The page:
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From the May 2000
Film Review

Film Review Hotline
5 Stars
Albert Finney and Julia Roberts star in Erin Brockovich
I love trouble
STARS: Julia Roberts, Albert Finney, Aaron Eckhart, Peter Coyote, Marg Helgenberger
DIRECTOR: Steven Soderbergh
SCREENPLAY: Susannah Grant
CERTIFICATE: 15 DISTRIBUTOR and Picture copyright:Columbia TriStar
RUNNING TIME: 2hrs 11mins

The gold paint’s only just dried on this year’s Academy Awards and already we’re being treated to a film headed for a clutch of nominations next February.

This amazing, inspiring true story of a smart, determined and sharp-tongued young mother who becomes embroiled in a titanic legal case, is a milestone movie for the talented Miss Roberts. Not only did she reportedly receive a record $20m for the role, but also delivers a sensational performance that for once showcases much more than her natural charm, winning smile and nice hair.

Down-on-her-luck, twice-divorced mother-of-three Erin Brockovich (Roberts) is involved in a car accident. After small-time attorney Ed Masry (Finney, who hasn’t sparkled as brightly in a long time) fails to land her any settlement from the driver responsible, she talks the wimpy Ed into giving her some secretarial work. While filing, Erin stumbles across some medical records contained in real estate documents.

Intrigued, she begins to delve into the case – using her prominent cleavage, forceful personality and vague knowledge of the law to access company records – uncovering evidence that contaminated water has destroyed the health of many members of the local community. Does Ed’s tiny law firm possess the legal muscle to prove that the water company was negligent? Perhaps not, but they do have Erin fighting in their corner.

Although bearing many of the hallmarks of a courtroom drama, little time is spent on the legal perspective – there are only a couple of brief court scenes (Erin’s doomed accident claim and the water company’s appeal against the lawsuit). The emphasis is on Erin’s extraordinary relationships with Ed, boyfriend George (Eckhart) and the ever-growing list of clients.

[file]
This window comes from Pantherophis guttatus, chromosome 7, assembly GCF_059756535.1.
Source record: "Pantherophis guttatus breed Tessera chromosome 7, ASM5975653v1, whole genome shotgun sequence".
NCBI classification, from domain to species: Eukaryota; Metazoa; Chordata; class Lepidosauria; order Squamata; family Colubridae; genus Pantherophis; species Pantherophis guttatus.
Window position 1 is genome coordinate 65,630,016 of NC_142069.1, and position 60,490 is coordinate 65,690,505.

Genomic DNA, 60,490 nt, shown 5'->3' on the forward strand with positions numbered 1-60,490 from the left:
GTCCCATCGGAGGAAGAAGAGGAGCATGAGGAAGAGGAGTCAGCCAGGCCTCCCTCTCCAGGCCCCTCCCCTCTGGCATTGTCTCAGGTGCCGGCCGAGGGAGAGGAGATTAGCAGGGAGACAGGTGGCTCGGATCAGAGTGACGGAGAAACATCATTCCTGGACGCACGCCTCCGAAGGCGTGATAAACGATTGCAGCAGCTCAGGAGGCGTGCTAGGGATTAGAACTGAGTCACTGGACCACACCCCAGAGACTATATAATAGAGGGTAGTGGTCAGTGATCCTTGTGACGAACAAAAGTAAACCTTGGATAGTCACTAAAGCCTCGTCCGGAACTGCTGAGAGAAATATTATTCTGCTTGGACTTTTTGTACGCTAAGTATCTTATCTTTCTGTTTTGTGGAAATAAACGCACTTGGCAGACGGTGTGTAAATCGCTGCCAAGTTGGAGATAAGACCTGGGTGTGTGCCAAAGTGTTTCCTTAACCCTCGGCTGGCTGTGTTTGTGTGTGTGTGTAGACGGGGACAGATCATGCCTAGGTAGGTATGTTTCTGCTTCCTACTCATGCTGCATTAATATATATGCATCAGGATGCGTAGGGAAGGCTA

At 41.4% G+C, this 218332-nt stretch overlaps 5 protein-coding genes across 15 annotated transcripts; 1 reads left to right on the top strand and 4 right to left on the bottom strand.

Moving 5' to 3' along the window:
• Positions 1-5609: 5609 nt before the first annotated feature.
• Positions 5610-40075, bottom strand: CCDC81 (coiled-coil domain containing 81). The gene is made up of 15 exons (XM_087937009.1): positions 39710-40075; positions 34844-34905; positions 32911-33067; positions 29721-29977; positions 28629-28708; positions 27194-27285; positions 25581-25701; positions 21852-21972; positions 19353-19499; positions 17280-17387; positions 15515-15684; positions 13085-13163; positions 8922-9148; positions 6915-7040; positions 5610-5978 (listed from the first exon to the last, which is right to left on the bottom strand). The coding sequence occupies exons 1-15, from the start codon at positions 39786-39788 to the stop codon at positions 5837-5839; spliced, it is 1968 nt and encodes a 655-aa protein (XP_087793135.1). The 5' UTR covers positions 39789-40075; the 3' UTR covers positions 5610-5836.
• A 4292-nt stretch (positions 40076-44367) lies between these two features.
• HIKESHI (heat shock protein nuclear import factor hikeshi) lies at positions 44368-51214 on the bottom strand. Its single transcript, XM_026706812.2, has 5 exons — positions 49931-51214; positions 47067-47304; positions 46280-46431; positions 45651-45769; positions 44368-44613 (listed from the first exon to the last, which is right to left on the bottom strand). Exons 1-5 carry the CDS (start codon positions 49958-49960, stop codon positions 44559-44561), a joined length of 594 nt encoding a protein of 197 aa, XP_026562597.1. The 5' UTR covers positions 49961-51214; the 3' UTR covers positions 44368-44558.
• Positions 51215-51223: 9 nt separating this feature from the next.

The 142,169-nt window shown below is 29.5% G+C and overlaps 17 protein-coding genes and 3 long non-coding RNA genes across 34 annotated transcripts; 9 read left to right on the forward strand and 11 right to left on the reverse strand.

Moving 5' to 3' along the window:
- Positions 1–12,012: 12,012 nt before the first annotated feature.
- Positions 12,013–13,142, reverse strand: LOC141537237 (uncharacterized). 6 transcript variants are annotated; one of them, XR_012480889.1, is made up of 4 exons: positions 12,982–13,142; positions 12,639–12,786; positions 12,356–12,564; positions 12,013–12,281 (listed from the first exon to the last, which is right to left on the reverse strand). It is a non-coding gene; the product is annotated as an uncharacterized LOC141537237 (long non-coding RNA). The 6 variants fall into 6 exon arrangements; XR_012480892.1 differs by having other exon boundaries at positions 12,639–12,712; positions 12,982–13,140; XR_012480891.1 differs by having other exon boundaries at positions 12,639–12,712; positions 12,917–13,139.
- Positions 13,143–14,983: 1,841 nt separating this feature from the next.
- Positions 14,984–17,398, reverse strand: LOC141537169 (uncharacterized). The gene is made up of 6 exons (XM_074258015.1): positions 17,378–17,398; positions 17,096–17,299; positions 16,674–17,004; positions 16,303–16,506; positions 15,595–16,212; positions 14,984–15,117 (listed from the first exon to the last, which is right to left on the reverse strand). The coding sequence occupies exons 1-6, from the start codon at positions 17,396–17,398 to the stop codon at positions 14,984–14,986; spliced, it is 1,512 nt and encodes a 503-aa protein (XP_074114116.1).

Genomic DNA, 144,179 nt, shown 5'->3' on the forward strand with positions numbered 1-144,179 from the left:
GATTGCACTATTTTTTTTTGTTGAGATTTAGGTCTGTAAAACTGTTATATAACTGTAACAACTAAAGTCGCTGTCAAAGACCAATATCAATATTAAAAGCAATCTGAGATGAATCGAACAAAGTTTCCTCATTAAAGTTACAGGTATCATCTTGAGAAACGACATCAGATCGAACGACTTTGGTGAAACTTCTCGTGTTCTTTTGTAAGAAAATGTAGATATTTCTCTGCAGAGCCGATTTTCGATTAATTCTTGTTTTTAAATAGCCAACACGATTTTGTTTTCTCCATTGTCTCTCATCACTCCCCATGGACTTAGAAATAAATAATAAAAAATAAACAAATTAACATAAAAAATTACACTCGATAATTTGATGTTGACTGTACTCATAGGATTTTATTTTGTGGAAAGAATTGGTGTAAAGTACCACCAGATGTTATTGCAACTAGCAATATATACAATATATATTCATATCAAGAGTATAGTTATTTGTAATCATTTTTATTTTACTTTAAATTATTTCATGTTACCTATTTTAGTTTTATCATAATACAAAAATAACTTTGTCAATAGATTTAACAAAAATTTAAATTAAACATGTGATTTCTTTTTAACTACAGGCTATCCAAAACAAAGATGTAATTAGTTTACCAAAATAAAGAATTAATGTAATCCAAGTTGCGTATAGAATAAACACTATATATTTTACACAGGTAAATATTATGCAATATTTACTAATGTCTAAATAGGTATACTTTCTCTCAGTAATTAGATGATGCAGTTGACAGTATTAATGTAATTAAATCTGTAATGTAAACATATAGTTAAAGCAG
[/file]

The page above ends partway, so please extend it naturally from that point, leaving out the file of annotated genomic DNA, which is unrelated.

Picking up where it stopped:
Despite slight over-length, the film makes for compelling cinema throughout, blending heart-breaking drama with Erin’s hilariously confrontational behaviour, courtesy of screenwriter Grant’s acerbic dialogue – the most quotable since As Good As It Gets.

Although Roberts’ sharp, spirited heroine, is the sun around which the film’s other elements revolve, director Soderbergh has an undeniable talent for bringing out the best in all his cast, as well as a quirky visual personality that never detracts from the film’s authenticity. Although the director’s most mainstream movie, it’s still a million miles away from the safe, saccharine movies that were – up until now – Julia’s trademark. It’s a feel-good movie with one hell of an attitude.

Jason Caro

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Reviews © Visual Imagination Ltd 2000. Not for reproduction.

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Also reviewed online this month:
4 Stars
BOYS DON'T CRY • released April 7


5 Stars
Once Upon a Time
in the West • April 14
A Clockwork Orange • March 17
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Brother • April 07
Cradle Will Rock • April 21

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American PsychoApril 21
Galaxy Quest • April 28
Love, Honour and Obey • April 07
Up at the Villa • April 14
Ghost Dog : Way of the SamuraiApril 28